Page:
From Gas Station to Gastro Pub: The Potential of Gas Station Redevelopment

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Geer St. Garden, Photos by Gary Kuber

According to the National Association of Convenience Stores, more than 50,000 gas stations have closed their doors since 1991, which accounts for nearly 25% of the 200,000 gas stations nationwide. With the advent of hybrid cars and a greater penchant for transit, gas stations are on the decline, with busy street corners being replaced by boarded-up stations and vacant pumps. Per the New York Times, many of these abandoned gas stations serve as entryways to business districts; thus, the redevelopment potential of these properties can be attractive to developers. Underutilized gas stations present a unique opportunity for towns and developers alike, particularly if they are at desirable intersections. However, these gas stations also present unique challenges, such as environmental remediation and small lot size, that must be planned for and managed appropriately.

In the past, the CED blog has explored the basics of brownfields programs in North Carolina, how they are administered and implemented, their role in revitalizing communities, and flexible opportunities in North Carolina’s Brownfield’s Program. Brownfield redevelopment is certainly a complicated process, but there are a variety of federal, state, and private funding mechanisms that make these projects more feasible. Previous brownfield projects in North Carolina have centered around historic manufacturing and mill sites, but gas stations could well be the new frontier of downtown redevelopment and revitalization.

According to the Environmental Protection Agency (EPA), petroleum brownfields, ground contaminated or thought to be contaminated by fuel, make up half of the 450,000 documented brownfields in the U.S. When gas stations close, local government must often contend with time-consuming and cost-prohibitive clean-up, which can migrate into groundwater or a neighboring site. The EPA has consulted on several gas station redevelopment planning efforts and credits successful redevelopment of these sites with preserving the integrity of older neighborhoods and serving as a model that could be repeated at thousands of other sites across the country.

In December 2013, the EPA provided technical assistance to the St. Louis Development Corporation (SLDC) to support redevelopment planning for three abandoned gas stations located south and southwest of downtown St. Louis. The EPA and SLDC collected input from community members, conducted an environmental conditions analysis, examined market data and infrastructure evaluations, and developed conceptual site designs, which served as educational and marketing tools to promote site development to public and private investors. While providing technical assistance, the EPA developed the following lessons learned that could be applicable for other communities considering gas station redevelopment:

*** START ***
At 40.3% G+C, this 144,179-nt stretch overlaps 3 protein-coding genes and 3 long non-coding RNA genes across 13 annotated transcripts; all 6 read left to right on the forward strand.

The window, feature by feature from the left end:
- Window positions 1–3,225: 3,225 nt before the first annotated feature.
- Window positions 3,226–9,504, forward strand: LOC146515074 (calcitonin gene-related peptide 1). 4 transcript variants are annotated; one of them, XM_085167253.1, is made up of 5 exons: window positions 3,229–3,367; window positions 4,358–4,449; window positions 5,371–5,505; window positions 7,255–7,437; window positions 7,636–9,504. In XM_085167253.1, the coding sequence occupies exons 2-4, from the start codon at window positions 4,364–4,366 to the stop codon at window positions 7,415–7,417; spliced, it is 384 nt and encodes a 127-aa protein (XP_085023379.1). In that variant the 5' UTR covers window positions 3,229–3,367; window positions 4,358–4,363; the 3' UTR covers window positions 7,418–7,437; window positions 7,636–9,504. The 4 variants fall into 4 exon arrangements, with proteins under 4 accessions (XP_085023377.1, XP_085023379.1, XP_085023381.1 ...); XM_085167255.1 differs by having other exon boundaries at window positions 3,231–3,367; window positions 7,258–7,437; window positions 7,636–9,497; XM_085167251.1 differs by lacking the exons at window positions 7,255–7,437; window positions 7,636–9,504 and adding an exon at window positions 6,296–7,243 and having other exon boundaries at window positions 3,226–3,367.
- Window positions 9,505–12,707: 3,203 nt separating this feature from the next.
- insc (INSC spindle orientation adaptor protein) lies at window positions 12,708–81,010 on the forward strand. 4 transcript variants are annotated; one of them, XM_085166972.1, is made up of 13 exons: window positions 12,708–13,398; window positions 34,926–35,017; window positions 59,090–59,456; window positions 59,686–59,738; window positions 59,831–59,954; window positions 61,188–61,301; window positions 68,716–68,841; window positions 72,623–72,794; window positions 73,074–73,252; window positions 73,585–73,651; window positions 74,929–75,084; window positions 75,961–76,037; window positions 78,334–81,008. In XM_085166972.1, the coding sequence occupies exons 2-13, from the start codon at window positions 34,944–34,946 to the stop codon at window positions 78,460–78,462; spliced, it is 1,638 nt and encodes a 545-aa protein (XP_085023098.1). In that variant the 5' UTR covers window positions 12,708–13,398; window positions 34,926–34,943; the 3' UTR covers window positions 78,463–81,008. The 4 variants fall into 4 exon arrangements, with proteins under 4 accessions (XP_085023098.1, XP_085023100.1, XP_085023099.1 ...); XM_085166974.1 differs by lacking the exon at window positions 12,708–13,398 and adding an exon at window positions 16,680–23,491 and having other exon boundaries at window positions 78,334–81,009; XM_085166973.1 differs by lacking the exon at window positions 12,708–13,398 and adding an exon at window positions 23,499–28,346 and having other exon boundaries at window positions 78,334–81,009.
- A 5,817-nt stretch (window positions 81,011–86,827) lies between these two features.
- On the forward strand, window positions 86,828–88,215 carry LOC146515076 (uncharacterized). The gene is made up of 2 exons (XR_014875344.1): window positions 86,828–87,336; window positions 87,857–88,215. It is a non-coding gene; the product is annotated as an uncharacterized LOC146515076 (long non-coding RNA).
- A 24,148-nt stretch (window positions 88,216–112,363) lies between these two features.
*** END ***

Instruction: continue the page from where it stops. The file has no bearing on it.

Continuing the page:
• Engage area residents in discussions early in the process to help refine developer requests for proposals (RFPs);
  • Utilize data and expert analysis to help local stakeholders better understand diverse options and opportunities;
  • Recognize unique reuse opportunities based on site location, site layout, reuse of the current building, and community market inputs; and
  • Leverage technical and financial assistance from public agencies (e.g., EPA) to make sites more attractive for reuse to private developers.

The city of Durham has capitalized on these lessons learned and the potential of gas station redevelopment in recent years. Notable examples in downtown Durham include Geer Street Garden restaurant and bar, Grub restaurant, Local Yogurt frozen yogurt shop, and Joe Van Gogh coffee shop. The redevelopment of abandoned gas stations has helped to revitalize the West End Neighborhood of Durham, where Grub, Local Yogurt, and Joe Van Gogh are located; real estate prices have risen significantly in the last few years. Joe Van Gogh owner Robbie Roberts saw a unique opportunity in the former Gulf Service Station saying, “As soon as I saw the space, I knew it would make sense to be there. And re-using a gas station is something I’ve always thought of as a great fit for a coffeehouse.” Roberts’ eye for opportunity was not lost on the City of Durham. Joe Van Gogh is one of three redevelopment projects that the City of Durham has recently helped to finance. The city contributed $49,000 to the developer Seminary Avenue Redux to redevelop the former gas station into the commercial space currently occupied by Local Yogurt and Joe Van Gogh. In addition, the City contributed $100,000 for the redevelopment of a former gas station which is now home to Grub.

Other North Carolina municipalities should look to Durham’s recent successes and the potential of their own abandoned gas station sites. As noted by Open Durham, gas station architecture has considerable potential to be redeveloped into a number of different uses: restaurant, coffee shop, bike store, or even a comic book store. The charm of these gas stations, “obvious even in [an] advanced state of disrepair,” can prove to be invaluable to towns looking to revitalize their downtowns.

Kaley Huston is a Master’s candidate in the University of North Carolina at Chapel Hill Department of City and Regional Planning specializing in Land Use and Environmental Planning and a Community Revitalization Fellow with the Development Finance Initiative. She is also pursuing a Natural Hazards Resilience Certificate in partnership with the Coastal Resilience Center of Excellence at UNC.

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